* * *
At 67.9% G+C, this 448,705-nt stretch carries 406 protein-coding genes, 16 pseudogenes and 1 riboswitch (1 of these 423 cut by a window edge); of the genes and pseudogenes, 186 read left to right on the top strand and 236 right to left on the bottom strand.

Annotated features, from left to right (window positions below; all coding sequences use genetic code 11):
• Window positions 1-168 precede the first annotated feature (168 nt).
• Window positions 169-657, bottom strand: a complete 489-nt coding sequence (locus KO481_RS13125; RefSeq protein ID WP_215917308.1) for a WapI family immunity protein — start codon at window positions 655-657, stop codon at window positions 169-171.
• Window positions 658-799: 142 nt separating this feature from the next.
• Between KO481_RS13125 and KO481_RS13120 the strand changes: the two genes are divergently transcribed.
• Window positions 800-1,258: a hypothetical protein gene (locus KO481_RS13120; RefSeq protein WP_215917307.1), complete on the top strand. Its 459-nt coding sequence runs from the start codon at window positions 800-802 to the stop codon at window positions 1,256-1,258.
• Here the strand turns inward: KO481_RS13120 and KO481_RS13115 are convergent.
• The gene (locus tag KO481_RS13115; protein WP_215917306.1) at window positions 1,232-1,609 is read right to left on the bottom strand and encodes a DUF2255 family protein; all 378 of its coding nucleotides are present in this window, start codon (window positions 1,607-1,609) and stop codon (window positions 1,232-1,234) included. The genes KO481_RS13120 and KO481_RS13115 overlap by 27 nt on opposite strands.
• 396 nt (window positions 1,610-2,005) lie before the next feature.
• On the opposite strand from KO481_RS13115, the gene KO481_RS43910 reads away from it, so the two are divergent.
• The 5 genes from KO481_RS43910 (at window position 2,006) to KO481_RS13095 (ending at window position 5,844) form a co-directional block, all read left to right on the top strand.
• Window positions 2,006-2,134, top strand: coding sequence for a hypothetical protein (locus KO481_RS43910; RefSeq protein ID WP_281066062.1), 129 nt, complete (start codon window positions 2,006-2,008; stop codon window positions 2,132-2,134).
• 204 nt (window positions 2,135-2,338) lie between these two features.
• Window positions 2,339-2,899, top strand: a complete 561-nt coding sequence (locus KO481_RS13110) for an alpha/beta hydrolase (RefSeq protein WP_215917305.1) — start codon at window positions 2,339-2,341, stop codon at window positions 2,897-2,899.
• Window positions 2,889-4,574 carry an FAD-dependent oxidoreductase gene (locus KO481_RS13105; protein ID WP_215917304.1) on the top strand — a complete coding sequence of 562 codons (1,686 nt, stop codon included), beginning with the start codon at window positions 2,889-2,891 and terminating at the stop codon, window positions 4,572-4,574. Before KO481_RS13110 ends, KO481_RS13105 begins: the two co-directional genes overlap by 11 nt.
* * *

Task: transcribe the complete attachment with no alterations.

At 67.9% G+C, this 448,705-nt stretch carries 406 protein-coding genes, 16 pseudogenes and 1 riboswitch (1 of these 423 cut by a window edge); of the genes and pseudogenes, 186 read left to right on the top strand and 236 right to left on the bottom strand.

Annotated features, from left to right (window positions below; all coding sequences use genetic code 11):
• Window positions 1-168 precede the first annotated feature (168 nt).
• Window positions 169-657, bottom strand: a complete 489-nt coding sequence (locus KO481_RS13125; RefSeq protein ID WP_215917308.1) for a WapI family immunity protein — start codon at window positions 655-657, stop codon at window positions 169-171.
• Window positions 658-799: 142 nt separating this feature from the next.
• Between KO481_RS13125 and KO481_RS13120 the strand changes: the two genes are divergently transcribed.
• Window positions 800-1,258: a hypothetical protein gene (locus KO481_RS13120; RefSeq protein WP_215917307.1), complete on the top strand. Its 459-nt coding sequence runs from the start codon at window positions 800-802 to the stop codon at window positions 1,256-1,258.
• Here the strand turns inward: KO481_RS13120 and KO481_RS13115 are convergent.
• The gene (locus tag KO481_RS13115; protein WP_215917306.1) at window positions 1,232-1,609 is read right to left on the bottom strand and encodes a DUF2255 family protein; all 378 of its coding nucleotides are present in this window, start codon (window positions 1,607-1,609) and stop codon (window positions 1,232-1,234) included. The genes KO481_RS13120 and KO481_RS13115 overlap by 27 nt on opposite strands.
• 396 nt (window positions 1,610-2,005) lie before the next feature.
• On the opposite strand from KO481_RS13115, the gene KO481_RS43910 reads away from it, so the two are divergent.
• The 5 genes from KO481_RS43910 (at window position 2,006) to KO481_RS13095 (ending at window position 5,844) form a co-directional block, all read left to right on the top strand.
• Window positions 2,006-2,134, top strand: coding sequence for a hypothetical protein (locus KO481_RS43910; RefSeq protein ID WP_281066062.1), 129 nt, complete (start codon window positions 2,006-2,008; stop codon window positions 2,132-2,134).
• 204 nt (window positions 2,135-2,338) lie between these two features.
• Window positions 2,339-2,899, top strand: a complete 561-nt coding sequence (locus KO481_RS13110) for an alpha/beta hydrolase (RefSeq protein WP_215917305.1) — start codon at window positions 2,339-2,341, stop codon at window positions 2,897-2,899.
• Window positions 2,889-4,574 carry an FAD-dependent oxidoreductase gene (locus KO481_RS13105; protein ID WP_215917304.1) on the top strand — a complete coding sequence of 562 codons (1,686 nt, stop codon included), beginning with the start codon at window positions 2,889-2,891 and terminating at the stop codon, window positions 4,572-4,574. Before KO481_RS13110 ends, KO481_RS13105 begins: the two co-directional genes overlap by 11 nt.